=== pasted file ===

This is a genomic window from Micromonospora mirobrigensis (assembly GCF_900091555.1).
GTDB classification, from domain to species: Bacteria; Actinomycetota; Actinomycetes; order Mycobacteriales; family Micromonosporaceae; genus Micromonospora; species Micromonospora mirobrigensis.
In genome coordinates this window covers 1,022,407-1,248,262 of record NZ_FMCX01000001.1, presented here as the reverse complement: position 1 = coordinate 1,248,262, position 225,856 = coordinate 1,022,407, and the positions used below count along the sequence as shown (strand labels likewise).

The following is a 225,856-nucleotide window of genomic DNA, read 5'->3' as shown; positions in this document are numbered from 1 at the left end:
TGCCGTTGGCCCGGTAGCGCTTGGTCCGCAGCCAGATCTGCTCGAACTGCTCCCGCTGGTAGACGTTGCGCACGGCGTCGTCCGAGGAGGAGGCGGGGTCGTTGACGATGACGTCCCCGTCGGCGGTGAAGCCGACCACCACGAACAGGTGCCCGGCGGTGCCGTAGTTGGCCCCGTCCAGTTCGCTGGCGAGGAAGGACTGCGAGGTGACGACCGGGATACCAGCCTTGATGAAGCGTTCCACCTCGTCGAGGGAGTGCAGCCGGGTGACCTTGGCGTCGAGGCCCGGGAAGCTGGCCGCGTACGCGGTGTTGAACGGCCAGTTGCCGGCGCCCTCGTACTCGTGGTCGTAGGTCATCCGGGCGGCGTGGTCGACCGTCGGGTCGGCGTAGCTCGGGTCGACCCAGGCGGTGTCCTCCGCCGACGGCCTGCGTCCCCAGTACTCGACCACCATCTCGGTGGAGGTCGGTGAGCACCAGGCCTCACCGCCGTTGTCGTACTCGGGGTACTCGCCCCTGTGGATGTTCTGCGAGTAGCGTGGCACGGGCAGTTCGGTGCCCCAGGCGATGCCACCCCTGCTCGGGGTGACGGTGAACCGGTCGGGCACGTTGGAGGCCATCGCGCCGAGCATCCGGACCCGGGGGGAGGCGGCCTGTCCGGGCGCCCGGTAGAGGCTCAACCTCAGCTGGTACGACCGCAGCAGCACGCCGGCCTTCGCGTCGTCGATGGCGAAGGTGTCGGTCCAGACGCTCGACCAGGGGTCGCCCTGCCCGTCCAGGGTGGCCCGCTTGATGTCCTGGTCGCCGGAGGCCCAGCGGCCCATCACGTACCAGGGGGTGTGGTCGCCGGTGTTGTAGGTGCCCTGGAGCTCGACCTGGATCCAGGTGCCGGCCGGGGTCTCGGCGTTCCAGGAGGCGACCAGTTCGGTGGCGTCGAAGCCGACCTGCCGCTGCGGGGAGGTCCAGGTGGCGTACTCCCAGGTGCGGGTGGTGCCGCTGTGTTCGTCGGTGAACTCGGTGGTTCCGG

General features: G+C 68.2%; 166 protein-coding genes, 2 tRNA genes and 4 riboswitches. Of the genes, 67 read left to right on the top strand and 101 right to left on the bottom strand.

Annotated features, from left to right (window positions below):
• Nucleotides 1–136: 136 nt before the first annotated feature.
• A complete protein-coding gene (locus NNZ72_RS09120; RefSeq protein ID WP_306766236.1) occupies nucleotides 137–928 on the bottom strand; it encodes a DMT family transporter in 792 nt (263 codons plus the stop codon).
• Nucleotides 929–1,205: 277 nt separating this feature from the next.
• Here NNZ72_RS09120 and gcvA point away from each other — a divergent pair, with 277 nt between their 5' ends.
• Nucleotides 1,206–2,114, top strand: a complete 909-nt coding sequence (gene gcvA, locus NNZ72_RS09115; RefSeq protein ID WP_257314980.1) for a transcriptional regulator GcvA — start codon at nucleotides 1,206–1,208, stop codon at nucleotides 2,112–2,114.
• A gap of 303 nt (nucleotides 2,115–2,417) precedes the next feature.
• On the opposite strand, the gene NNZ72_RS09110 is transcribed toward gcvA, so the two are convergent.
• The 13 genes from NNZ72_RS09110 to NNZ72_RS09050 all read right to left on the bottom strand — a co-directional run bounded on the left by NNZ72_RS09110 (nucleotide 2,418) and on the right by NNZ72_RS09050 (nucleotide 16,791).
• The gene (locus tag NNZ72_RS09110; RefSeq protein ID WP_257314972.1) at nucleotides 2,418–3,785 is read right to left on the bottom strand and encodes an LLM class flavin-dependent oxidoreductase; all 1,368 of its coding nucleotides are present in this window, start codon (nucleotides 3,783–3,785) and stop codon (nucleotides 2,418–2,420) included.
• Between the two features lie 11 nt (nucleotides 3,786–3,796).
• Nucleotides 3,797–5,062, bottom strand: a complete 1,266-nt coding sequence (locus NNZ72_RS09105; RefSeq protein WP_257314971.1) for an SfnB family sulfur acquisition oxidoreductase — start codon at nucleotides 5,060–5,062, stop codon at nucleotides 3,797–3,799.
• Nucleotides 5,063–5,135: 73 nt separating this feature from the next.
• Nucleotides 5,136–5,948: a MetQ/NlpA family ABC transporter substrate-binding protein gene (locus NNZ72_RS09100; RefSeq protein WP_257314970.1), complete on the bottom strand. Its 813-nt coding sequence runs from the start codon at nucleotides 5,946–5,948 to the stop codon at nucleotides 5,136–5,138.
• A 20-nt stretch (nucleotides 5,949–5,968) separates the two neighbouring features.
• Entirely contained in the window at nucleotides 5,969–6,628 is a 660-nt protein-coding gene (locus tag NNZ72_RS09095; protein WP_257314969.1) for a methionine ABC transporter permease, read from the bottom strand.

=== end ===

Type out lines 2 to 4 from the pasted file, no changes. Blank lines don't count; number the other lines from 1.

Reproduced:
GTDB classification, from domain to species: Bacteria; Actinomycetota; Actinomycetes; order Mycobacteriales; family Micromonosporaceae; genus Micromonospora; species Micromonospora mirobrigensis.
In genome coordinates this window covers 1,022,407-1,248,262 of record NZ_FMCX01000001.1, presented here as the reverse complement: position 1 = coordinate 1,248,262, position 225,856 = coordinate 1,022,407, and the positions used below count along the sequence as shown (strand labels likewise).

The following is a 225,856-nucleotide window of genomic DNA, read 5'->3' as shown; positions in this document are numbered from 1 at the left end: